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Blues Festival Near Ojai at Lake Casitas


A new blues boom was established around the country and the world by the early 1980s. A bounty of aficionados--mostly white and obsessive--created venues and organizations for this Great American Music, one in need of extra loving care.

In this region, like elsewhere, the blues found friends and gig opportunities where none had previously existed.

The Santa Barbara Blues Society started up in 1977 and is now the oldest continuously running blues society in the nation. And in 1982, roots music enthusiast and impresario Michael Kaufer kicked up the Bowlful of Blues in Ojai, an important annual blues and roots event celebrating its 20th anniversary Saturday. The festival moved in 2000 from its original location at Libbey Bowl to an idyllic waterfront site at Lake Casitas.

Headlining this year will be Baton Rouge's Kenny Neal, who mixes Cajun sauce in with his blues; honking saxist Big Jay McNeely; Louisiana's Lil' Brian & the Zydeco Travelers; and former Stax recording artist May Ann "Tweety" Woodard. Tapping into Ventura County's considerable talent pool, we'll also hear Jimmy Calire, Jackie Lomax, Ball and Sultan, Leslie Lembo and 11-year old guitar wunderkind Devon Geyer.

The lakeside Bowlful of Blues has become one of the county's more predictably good times for the having, bolstered by a strong sense of history.


Bowlful of Blues, Saturday, 2-10 p.m., Lake Casitas, near Ojai. Advance, $23; at the gate, $25; senior citizens 65 and older and students 13-19, half-price. Children 12 and younger, free. Parking $3. (805) 646-7230.


Picturing Artists: Photographer-administrator Donna Granata has given considerable effort to putting a face on Ventura County's art scene, both through her organization, Focus on the Masters, and through her own expressive medium. Her portraits of the artists, a healthy selection of which are now on display at Ojai Center for the Arts, tend to peel back the curtain on otherwise faceless creative energies.

As seen in this crop of lush color portraits, Granata doesn't follow any strict guidelines in her portraiture.

One striking shot is her portrait of famed photographer and portraitist Arnold Newman, amid photography apparatus. Whereas Newman's work strips away external tricks and focuses on the subject, though, Granata stays flexible in her approach.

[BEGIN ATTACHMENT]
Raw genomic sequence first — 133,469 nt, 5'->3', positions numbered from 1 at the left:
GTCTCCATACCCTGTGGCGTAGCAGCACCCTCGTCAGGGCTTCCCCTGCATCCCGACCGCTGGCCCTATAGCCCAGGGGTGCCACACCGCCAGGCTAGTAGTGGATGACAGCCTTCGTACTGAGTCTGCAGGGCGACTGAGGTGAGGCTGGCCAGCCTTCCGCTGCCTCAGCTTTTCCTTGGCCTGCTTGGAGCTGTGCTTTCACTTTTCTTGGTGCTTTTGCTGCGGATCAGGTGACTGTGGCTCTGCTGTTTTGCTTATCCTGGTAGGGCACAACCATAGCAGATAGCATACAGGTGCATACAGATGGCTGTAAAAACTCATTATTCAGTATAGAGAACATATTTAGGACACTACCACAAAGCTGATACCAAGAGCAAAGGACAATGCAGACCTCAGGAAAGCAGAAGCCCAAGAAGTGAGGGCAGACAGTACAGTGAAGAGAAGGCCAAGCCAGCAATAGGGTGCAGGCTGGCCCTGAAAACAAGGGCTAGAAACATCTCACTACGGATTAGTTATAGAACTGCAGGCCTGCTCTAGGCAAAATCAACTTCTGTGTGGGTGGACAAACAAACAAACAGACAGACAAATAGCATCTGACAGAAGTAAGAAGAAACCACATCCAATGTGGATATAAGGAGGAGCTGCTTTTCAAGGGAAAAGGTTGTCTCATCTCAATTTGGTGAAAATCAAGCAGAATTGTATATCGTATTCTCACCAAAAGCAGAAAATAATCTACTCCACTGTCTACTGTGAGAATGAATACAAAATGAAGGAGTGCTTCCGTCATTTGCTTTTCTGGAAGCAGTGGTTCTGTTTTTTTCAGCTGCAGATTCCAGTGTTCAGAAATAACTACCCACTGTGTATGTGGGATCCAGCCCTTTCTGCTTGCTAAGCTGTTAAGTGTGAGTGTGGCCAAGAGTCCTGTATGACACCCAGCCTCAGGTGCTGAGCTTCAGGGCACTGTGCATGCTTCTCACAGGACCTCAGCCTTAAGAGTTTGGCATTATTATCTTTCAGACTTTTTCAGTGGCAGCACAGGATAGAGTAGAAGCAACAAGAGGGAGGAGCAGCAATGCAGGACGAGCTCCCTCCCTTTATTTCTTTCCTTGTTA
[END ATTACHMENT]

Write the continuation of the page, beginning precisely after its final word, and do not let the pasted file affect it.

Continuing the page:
Thus, we get a surreal image of landscape artist Norman Kirk, part photograph and part unfinished painting, the artist playfully immersed in his art. Art/Life publisher Joe Cardella is seen in a doppelganger image, holding a copy of Art/Life, mimicked in a frame around the portrait. Composer Miguel del Aguila, a once dominant force in the area who now spends most of his time in New York, is seen as both a sharp unflinching presence and a fuzzy reflection in his piano lid.

Other notable pieces here include a new photo of conceptual sculptor Dennis Oppenheim, whose rainbow-like, dynamic bus centerpiece on Telegraph Road was recently featured in the magazine Art in America. Red arcs swirl about him, as if his mind has gone dizzy with possibilities for his public art notions.

In other photos of Ojai artists, witty Mad magazine cartoonist Sergio Aragones sits--swimming in ideas, one assumes--at his busy desk, and celebrated Ojai-based painter Michael Dvortcsak seems caught between thoughts among his luminous paintings.

Some images work their charms in unexpected ways, like the shot of painter Carlisle Cooper, a mild figure on a couch, in a light blue sweater. The artist's own cool, aloof visage is in marked contrast with the radiant splashiness of his unique painting style. The image's duality suggests the old adage--never solely judge the artist by the art, and vice versa.


"The Artist and the Camera," Ojai Center for the Arts, 113 S. Montgomery St., Ojai. Tuesday to Sunday, 10 a.m.-4 p.m. Ends Oct. 2. (805) 646-0117.

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